For this team to win Sunday, it must limit all possible mistakes and score points slowly, methodically, and consistently. It keeps Peyton Manning off the field, it keeps ends Robert Mathis and Dwight Freeney guessing instead of tearing Vinny Testaverde in half.
That's all going to start up front. Carolina's #7 in the league in power situations, but has also struggled in getting backs stuffed (#24). Part of that may be testing the edge - the Panthers rank 4th in running off left end, but have breakdowns off left tackle. It's also been inconsistency, and the Panthers can't afford that much breakdown and stay in this game. The Panthers must run consistently, even if down by a touchdown or more, to stay in this game.
Coincidentally, the Colts are 30th defending off left tackle, and average elsewhere. They're 14th in per play average, 19th per game. Up front, Freeney and Mathis are light, and can be run on; rookie Ed Johnson (6'2, 295) is the beef, and can be suckered into physical confrontation. Raheem Brock (6'4, 273) is a one gap penetrator, and you can't let him slip a block, but shouldn't be a concern otherwise and should be easily moved with or without combo blocks. MLB Gary Brackett (5'11, 240) is a good tackler, with enough depth and range on his drops to not be abused, but not special in coverage. Rob Morris, now at SLB, is still a bit stiff but solid in a lesser role.
Marlin Jackson (6', 200) is a solid downfield cover man who struggles to play it safe enough to stay within the scheme at times, but has shown to be the less picked on corner as the Colts build leads. This should be a safe place to get Steve Smith touches, nonetheless. Opposite him, Kelvin Hayden (6', 195) leads the DBs in tackles, but is a contain style corner. As for the last few weeks, it's hard to see what Carolina will throw in at 2nd WR. The Colts are solid covering WRs downfield, however.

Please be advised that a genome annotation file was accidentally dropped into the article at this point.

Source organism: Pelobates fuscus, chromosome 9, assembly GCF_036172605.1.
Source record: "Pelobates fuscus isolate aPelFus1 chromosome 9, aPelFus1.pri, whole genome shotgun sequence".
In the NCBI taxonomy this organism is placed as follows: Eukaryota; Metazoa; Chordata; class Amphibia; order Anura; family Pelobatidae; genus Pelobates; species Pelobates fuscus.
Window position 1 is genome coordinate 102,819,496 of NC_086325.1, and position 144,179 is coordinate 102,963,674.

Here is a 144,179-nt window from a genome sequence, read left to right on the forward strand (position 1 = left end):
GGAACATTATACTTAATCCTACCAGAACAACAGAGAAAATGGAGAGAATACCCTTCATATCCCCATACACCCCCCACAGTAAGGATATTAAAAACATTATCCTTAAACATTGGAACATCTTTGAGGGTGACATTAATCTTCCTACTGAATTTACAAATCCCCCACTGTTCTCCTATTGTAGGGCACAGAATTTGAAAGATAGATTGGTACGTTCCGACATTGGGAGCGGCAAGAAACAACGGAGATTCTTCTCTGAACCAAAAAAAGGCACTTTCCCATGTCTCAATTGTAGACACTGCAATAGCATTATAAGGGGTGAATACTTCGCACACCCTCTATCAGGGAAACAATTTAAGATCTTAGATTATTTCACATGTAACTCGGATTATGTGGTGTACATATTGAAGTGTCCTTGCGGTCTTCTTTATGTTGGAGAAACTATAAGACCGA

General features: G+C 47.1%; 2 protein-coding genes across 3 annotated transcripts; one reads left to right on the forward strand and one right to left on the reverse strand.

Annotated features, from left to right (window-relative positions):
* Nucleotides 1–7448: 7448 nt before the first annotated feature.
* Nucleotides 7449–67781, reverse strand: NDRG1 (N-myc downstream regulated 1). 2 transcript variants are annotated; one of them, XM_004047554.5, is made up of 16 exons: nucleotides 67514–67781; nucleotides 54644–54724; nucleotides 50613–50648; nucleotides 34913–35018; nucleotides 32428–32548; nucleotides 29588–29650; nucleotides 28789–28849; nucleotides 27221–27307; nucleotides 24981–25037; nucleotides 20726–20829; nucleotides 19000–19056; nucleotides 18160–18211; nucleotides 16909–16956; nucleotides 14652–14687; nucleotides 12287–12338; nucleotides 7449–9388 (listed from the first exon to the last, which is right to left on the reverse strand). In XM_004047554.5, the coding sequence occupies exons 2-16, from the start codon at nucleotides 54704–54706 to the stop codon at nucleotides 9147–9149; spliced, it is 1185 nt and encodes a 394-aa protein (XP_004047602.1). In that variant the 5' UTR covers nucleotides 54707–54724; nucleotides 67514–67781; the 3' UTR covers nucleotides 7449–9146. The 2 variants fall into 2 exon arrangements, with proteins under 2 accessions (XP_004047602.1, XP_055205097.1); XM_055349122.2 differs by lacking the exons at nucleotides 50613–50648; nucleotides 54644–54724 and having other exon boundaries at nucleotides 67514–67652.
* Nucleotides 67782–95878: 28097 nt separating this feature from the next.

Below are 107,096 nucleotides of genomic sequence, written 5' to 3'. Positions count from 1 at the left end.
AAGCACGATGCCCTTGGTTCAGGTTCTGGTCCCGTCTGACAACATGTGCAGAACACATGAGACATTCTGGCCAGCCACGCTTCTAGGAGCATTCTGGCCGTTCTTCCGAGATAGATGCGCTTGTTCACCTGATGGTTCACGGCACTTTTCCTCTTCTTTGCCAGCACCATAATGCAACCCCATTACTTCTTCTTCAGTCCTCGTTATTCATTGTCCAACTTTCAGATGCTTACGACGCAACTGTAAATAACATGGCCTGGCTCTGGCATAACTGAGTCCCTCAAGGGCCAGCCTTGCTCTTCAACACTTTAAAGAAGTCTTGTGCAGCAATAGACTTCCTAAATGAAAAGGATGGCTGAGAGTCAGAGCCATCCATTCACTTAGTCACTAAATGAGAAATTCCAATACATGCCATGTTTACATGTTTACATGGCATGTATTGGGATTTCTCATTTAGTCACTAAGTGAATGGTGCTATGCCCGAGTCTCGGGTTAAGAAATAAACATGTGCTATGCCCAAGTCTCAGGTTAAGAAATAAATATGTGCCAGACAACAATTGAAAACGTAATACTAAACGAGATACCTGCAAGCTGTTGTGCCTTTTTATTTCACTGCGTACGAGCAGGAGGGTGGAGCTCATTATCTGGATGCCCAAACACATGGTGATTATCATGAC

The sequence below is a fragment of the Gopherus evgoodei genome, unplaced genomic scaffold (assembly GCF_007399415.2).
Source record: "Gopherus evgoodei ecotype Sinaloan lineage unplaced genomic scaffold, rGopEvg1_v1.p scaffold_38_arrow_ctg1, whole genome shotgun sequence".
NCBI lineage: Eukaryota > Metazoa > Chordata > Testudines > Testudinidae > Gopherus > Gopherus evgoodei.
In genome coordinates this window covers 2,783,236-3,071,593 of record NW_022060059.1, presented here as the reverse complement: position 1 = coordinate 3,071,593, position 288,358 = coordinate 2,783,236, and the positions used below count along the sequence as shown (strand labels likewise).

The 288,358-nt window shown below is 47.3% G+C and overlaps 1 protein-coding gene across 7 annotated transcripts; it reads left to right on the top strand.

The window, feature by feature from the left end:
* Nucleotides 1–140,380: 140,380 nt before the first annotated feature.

As well, the Colts are very good at pushing defenders out toward the edges in pass coverage - and even do a solid job on slot WRs- but don't cover the TE well. Playing 2 TE, including two on one side of formation, makes the safety be clear about its intentions. Isolating a 2nd TE in motion out of formation onto a small defender in space is often a good way to get a short first down. Setting two TE on one side of formation creates intentional imbalance, good for the counter game and playaction game, but also very good for drawing underneath defenders toward one player to leave the other open. In this respect, you'll see more Christian Fauria, but I'm also hopeful to see some Dante Rosario in the offense.
specifically, playing with the TE means playing against, and possibly away from, Bob Sanders, the midget sized, oft-injured superstar SS. Sanders makes plays, and is the difference in the Colts' back 7 being solid. Testaverde needs to pay most attention to Sanders floating around if he's looking downfield (and has enough time to do so).